Thursday, September 29, 2011

Tour de Timor, part 3

Stage 5

I realise that I lied slightly when I said that I slept soundly all night except for my 2am pisses. While I did indeed sleep well, I didn’t always sleep soundly. This was mainly due to the chickens. While not overly knowledgeable about country things, a fact supported by my inability to convince the horses to tow me up the hill during stage one, I was always fairly confident that chickens (or is it roosters?) did the cocker-doodle-doo thing at or around sunrise. It turns out that this is not the case, or at least not so in East Timor. In East Timor, they cockered and they doodled and they dooed all night long. They may well have been doing it all day too, but I didn’t notice. It’s not something you notice in the day but it sure as hell is something that gets through to you during sleepy time. Still, despite these rude chickens, I still slept well. I can’t help but feel they were very healthy chickens. Again, I don’t know much about farm affairs but surely such loud protestations are the sign of a healthy chook.

Friday, September 23, 2011

Tour de Timor, part 2

Welcome to Illiamar/Illiomar! Thank you...

Stage 3

I awoke on the morning of Stage 3 relieved that I hadn't succumbed to some mysterious disease whose only symptom was Pinot-coloured piss. Speaking of waking, my body had well and truly fallen into line. Every night I was exhausted by 8.30 or 9 and would fall soundly asleep. This was despite only having a crappy yoga mat as a mattress (Pierre, if you're reading this, I am grateful for the lend!). Unfortunately, since I was drinking so much, I did have to go wee-wee once each night, usually at around 2am. Otherwise I would sleep through. In the morning, I would go immediately to the toilet and have the most satisfying and glorious shit. Then, after waiting my turn in the breakfast queue, I would eat an enormous breakfast including bacon, eggs, beans, noodles, bread rolls, cereal, cakes, juice and other things too. I had similarly large meals at lunch and dinner. We weren't allowed seconds but we were allowed as much as we could heap on our plate, so heap I did. I would have made my father proud if he were an engineer or a professional binge-eater. A highlight of dinner was the chicken, which had obvious Portuguese influences. I always put the chicken on top, as its shape renders it unsuitable for foundations. Soon after dinner, I would go to bed, and the process would repeat. It all worked like clockwork.

Thursday, September 22, 2011

Tour de Timor, part 1

You can’t tell exactly how people will respond when you tell them you’re going to live in Cambodia. But you can be pretty confident they won’t say, “Oh, great. That sounds lovely”, or “Ah, I’ve always wanted to go there.” It’s not like if you’re off to Paris or Prague. I’ve had countless responses, but there are some fairly common themes that seem to pop up, such as, “Oh, why?” and “Oh, be careful” and “Oh, isn’t it dangerous there? Isn’t there some guy called Pol Pot or something?” always accompanied with raised eyebrows and a slightly tilted head.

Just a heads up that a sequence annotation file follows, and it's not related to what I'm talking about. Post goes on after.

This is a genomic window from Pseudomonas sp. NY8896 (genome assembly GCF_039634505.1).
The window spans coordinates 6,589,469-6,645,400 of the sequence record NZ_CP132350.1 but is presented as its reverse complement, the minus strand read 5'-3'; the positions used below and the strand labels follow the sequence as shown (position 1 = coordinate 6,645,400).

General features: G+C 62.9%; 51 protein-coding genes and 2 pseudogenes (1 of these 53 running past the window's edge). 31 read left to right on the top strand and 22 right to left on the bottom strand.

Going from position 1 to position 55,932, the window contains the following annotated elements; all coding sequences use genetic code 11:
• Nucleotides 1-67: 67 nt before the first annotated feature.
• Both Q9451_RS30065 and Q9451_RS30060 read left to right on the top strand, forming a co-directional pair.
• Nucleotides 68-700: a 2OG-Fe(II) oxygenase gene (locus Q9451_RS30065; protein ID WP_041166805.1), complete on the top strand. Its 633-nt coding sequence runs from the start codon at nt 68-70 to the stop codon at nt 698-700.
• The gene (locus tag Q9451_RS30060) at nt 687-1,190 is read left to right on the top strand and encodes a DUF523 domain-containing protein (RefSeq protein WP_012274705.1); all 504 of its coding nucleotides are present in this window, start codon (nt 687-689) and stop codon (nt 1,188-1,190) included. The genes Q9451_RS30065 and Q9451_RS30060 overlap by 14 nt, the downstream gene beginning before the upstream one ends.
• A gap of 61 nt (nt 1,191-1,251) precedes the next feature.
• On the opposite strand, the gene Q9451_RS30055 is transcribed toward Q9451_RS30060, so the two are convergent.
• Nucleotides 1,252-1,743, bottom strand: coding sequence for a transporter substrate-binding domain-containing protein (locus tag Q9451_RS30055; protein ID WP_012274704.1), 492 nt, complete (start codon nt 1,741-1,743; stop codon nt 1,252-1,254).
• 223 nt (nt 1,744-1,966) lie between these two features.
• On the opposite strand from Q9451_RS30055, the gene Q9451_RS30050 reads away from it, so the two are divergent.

The entire race route was adorned with decorations such as this in Dili

It is true that Cambodia was very dangerous for almost all of the second half of the Twentieth Century. Lots of people were killed. You’ve probably heard about it. If not, go and do some reading; start with the Cold War, that will take you into the Vietnam War, then move on to Pol Pot and the Khmer Rouge.

Friday, September 9, 2011

"Way Back Home" by Danny MacAskill

Filmed late last year in locations around Scotland, this Danny "MegaSkill" MacAskill film is simply awesome. What's more, it doesn't feature the riders, or in this case rider, being a dickhead for the camera; an all too common scene in bike videos. Just good riding, some nice songs and stunning camera work.

Thursday, September 8, 2011

Off to the Tour de Timor!

Tomorrow, I'm heading off on what I am confident will be a pretty special experience. The third Tour de Timor takes place from the 11th-16th of September in a little place called Timor-Leste.

If I'm to be honest, I'm also confident it will be pretty hard. In fact, I am shitting myself a bit. I have never done a multi-day stage race before. I don't think I have ever ridden 550km in a week before. I am not very good at riding up hills and I have spent the last six weeks training in Phnom Penh where there is nary a mound in sight, let alone a mountain, or even a hill. And, we have to get up at 5am each day (except one day which is 4am!).

Tuesday, September 6, 2011

Shop Talk with Shop Guy #3

Welcome to Shop Talk with Shop Guy* #3. We can't show you Shop Guy's face because he's a shop guy. Today, Shop Guy gives us the low-down on the 2012 range. And instead of telling us that everything is 250% lighter, stiffer and stronger, Shop Guy just tells the truth. Can you handle it?

2012 is a not here yet on the calendar but it is well and truly here for those of us in the bike industry. While some bikes and bits are starting to turn up in stores now there is still much to anticipate in the coming months. While most brands are promising that their products are lighter, stiffer, faster, more compliant or prettier for 2012 generally there is no great revolution from the bike industry in the coming year. There are some cute ideas and neat tricks but there is nothing that makes the bike you rode in 2011 obsolete.

Sunday, September 4, 2011

Scrotums! (and things)

This is what cycling does to people
As it's Father's Day, I thought what better topic to discuss than scrotums. After all, you can't be a father without one. You could almost say that fathers and scrotums go hand-in-hand, although you probably wouldn't.